Though overloading the shortest position of a painful muscle’s antagonist may sound favorable, there are some things to keep in mind when choosing a resistance profile. First, know that if a client has a muscle that is painfully overactive, the antagonist muscle is probably extraordinarily weak. This means that if you heavily overload the shortest position of the muscle, it may be too much for the client. Adjusting the resistance profile away from the shortest position may allow them to get further into the position. The second thing to consider is that, if significantly overloaded, the weak muscle may experience some mild to severe cramping during the prescribed exercise. A good rule of thumb is that a tight muscle causes pain and a weak muscle cramps. This occurs because of the lack of contractile efficiency in the weak muscle. Again, adjusting the resistance profile away from the shortest position may be a better option to eliminate the possibility of or the discomfort caused by cramping.


Considering the above, it may sometimes be more efficient and beneficial for a corrective exercise professional to be the resistance in a treatment exercise. Being the resistance for a client can allow for greater control, more feedback, a wider range of motion, a customized resistance profile, and more precision. In the example of the hamstrings and quads, a manual resistance exercise could look like a prone hamstring curl on a massage table or on the floor. The professional could have the client bend at their knee (knee flexion) and contract their glute max slightly to stabilize the hips in hip extension. In this short hamstring position, the professional could then begin to pull the client’s lower leg out of knee flexion and into a more extended position. Manual resistance exercises could save a professional the time and thought energy used to come up with and set up an adequate treatment exercise.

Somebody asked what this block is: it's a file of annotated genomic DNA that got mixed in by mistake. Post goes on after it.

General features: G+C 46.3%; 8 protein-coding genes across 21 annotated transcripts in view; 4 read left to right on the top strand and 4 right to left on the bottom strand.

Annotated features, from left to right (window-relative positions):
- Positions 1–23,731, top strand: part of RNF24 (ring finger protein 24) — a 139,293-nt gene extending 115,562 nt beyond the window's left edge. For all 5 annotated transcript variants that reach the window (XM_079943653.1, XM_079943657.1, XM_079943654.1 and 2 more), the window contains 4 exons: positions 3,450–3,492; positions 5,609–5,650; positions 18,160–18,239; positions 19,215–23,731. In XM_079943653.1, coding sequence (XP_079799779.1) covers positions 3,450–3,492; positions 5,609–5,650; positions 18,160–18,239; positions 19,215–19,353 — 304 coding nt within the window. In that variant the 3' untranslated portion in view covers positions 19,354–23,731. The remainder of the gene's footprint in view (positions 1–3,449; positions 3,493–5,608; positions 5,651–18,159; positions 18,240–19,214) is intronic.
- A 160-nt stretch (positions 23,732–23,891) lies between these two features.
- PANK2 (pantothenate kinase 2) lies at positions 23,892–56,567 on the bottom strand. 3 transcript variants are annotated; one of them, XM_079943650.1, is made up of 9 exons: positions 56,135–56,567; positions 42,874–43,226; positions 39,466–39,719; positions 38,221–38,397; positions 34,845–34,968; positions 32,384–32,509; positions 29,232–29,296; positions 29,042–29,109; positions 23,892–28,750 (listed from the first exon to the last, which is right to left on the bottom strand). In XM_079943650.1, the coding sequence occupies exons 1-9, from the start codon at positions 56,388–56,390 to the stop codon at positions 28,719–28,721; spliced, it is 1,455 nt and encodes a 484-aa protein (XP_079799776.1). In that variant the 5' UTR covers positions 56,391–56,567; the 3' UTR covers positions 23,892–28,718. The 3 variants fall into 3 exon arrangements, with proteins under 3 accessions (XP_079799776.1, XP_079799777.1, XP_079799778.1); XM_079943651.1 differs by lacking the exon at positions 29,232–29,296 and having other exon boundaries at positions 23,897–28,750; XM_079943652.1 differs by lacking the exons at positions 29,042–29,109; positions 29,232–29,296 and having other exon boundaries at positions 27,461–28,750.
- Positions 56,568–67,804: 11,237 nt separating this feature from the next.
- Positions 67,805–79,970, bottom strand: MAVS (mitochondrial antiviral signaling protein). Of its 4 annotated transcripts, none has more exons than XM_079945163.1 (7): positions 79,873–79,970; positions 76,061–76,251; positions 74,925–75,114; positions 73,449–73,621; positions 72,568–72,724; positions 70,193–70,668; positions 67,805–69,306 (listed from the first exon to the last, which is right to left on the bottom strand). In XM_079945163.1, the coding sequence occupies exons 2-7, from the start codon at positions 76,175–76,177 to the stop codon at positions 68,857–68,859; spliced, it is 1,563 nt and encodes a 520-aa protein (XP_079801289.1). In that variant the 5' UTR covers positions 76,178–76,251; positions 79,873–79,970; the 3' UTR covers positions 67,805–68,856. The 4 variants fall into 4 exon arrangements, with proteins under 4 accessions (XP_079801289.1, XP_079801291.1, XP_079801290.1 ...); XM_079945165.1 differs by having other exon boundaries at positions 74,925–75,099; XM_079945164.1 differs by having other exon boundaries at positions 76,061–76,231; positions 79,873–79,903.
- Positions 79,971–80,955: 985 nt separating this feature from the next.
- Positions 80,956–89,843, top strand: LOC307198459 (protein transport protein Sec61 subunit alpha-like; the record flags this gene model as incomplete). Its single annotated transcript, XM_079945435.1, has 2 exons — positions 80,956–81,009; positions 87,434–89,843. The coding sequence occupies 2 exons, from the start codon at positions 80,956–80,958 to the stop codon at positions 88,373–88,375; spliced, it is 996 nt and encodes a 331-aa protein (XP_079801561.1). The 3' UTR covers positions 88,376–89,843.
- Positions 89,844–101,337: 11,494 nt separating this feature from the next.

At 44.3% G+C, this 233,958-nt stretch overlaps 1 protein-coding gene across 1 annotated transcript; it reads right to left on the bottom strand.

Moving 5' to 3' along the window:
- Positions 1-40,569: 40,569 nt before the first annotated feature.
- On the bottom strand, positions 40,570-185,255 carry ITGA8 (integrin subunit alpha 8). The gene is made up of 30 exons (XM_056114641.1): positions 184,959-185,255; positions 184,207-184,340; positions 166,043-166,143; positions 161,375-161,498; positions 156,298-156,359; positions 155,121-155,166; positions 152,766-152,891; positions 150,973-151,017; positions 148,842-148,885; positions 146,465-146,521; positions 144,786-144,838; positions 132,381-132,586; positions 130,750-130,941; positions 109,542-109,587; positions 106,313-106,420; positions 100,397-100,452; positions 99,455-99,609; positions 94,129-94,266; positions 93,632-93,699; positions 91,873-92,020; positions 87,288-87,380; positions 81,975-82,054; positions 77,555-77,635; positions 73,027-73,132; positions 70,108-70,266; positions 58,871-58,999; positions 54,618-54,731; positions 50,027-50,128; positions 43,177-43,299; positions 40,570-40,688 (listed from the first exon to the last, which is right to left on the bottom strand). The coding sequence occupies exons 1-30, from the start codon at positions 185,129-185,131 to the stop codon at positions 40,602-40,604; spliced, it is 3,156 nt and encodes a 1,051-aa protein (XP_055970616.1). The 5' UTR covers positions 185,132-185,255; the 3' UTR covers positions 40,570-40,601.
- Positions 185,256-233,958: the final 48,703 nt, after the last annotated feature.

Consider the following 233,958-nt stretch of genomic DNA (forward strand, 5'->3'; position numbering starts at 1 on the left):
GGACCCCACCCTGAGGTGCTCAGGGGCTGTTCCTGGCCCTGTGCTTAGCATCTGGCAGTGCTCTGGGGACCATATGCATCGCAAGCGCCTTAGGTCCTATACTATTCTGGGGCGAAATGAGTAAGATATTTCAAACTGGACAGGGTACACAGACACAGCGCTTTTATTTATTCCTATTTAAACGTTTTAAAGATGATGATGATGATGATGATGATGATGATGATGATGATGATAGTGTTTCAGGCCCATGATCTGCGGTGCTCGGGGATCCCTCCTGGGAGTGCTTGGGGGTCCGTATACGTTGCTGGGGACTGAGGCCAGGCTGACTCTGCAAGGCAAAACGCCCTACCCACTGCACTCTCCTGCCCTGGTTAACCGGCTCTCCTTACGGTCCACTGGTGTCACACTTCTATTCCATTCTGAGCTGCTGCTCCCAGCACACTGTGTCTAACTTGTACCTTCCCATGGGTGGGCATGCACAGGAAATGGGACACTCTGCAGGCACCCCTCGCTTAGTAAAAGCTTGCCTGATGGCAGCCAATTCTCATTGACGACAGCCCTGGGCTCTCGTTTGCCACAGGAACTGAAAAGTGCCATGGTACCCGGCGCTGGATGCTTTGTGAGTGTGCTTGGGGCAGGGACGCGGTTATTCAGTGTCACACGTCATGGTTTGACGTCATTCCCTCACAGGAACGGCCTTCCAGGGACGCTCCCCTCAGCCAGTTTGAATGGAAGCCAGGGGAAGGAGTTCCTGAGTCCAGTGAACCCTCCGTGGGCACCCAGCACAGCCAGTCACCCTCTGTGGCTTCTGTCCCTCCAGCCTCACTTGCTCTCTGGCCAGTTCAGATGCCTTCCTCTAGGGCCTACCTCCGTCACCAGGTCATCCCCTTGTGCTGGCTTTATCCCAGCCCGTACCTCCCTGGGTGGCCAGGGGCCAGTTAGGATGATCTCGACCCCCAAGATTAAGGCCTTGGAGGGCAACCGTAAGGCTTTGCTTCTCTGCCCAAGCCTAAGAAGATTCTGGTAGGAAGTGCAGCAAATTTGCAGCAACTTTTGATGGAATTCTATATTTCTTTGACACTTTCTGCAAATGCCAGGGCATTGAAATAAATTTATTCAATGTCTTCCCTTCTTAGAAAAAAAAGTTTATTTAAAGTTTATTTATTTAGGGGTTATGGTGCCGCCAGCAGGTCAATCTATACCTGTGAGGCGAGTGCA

Reciprocal inhibition is a mighty and magical mechanism that can be used to immediately alleviate pain due to an overactive muscle. Because of muscle spindle signaling, an agonist muscle can instantly tell its antagonist to relax. Furthermore, if that agonist muscle is put into its shortest position and then asked to contract considerably, additional muscle spindles will be activated and a greater inhibitory signal will be sent to the antagonist. Understanding that exercise selection matters from a reciprocal inhibition approach will give any professional a greater opportunity to offer relief to a client. The lack of adequately selecting an exercise will not elicit such an effect and pain may linger immediately after the treatment exercise.

After hyping up reciprocal inhibition in this post, it is important to note that, while reciprocal inhibition can offer immediate relief, this does not permanently “solve” the issue. The bottom line is that there is pain because a tight muscle is winning the game of tug-of-war around a joint and the opposite (antagonist) muscle is losing. The tight muscle is overpoweringly strong. Until an ample amount of strength is established in the weak antagonist, pain may come and go. Continually training the weak muscle and emphasizing its shortest contractile position will reduce the frequency of pain and quickly eliminate it all together. In the meantime, muscle activations in the shortest position can be prescribed to clients as “home remedies” to thwart pain in its tracts when it is attempting to creep in.

103 views0 comments
bottom of page